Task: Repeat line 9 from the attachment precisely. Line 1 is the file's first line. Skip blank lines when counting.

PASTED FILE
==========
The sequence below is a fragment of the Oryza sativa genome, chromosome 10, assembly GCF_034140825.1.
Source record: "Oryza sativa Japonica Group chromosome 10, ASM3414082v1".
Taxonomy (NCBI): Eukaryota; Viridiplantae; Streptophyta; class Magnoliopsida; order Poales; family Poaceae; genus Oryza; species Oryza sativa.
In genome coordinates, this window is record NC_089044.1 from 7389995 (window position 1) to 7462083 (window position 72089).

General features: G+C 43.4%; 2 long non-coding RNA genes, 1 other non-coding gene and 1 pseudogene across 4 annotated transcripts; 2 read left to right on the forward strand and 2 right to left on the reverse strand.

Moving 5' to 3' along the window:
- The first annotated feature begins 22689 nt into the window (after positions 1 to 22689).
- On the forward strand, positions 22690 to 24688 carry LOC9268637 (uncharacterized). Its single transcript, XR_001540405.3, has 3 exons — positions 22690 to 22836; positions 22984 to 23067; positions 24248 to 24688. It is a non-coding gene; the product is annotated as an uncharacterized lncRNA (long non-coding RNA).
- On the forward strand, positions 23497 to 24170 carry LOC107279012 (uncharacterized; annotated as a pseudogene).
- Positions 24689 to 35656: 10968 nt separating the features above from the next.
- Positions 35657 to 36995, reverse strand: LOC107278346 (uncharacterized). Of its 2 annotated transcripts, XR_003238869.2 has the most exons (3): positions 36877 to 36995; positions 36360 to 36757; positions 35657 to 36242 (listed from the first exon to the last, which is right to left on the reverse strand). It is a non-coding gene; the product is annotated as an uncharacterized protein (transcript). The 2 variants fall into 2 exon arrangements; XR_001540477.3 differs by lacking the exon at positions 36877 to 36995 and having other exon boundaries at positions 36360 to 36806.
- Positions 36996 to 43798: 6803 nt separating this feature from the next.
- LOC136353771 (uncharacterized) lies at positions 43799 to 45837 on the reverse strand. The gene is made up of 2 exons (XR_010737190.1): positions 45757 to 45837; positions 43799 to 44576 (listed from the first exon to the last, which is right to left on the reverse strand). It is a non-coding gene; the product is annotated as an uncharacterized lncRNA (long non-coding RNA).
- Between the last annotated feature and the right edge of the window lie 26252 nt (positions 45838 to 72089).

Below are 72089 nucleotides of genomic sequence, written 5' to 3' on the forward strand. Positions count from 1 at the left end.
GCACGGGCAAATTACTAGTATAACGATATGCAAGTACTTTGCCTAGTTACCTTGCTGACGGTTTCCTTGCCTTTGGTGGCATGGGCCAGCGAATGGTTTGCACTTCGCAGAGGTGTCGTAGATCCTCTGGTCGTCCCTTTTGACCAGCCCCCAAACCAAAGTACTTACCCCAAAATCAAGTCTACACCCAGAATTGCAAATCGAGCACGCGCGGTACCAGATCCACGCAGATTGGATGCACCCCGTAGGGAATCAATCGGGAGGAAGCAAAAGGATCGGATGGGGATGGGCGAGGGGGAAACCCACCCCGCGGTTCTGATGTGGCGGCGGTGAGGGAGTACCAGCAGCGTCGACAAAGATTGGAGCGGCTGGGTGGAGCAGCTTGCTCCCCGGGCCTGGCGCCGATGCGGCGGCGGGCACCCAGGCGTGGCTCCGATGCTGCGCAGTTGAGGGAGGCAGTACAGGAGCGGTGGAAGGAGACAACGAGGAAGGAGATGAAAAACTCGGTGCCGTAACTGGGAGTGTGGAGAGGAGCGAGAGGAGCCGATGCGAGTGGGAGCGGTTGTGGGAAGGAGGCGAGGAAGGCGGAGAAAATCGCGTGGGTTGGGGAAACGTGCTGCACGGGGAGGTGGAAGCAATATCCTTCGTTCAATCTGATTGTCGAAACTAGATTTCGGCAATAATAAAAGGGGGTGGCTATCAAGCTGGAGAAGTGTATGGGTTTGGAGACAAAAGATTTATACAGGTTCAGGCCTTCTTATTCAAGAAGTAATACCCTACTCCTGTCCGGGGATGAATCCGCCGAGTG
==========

- On the forward strand, positions 23497 to 24170 carry LOC107279012 (uncharacterized; annotated as a pseudogene).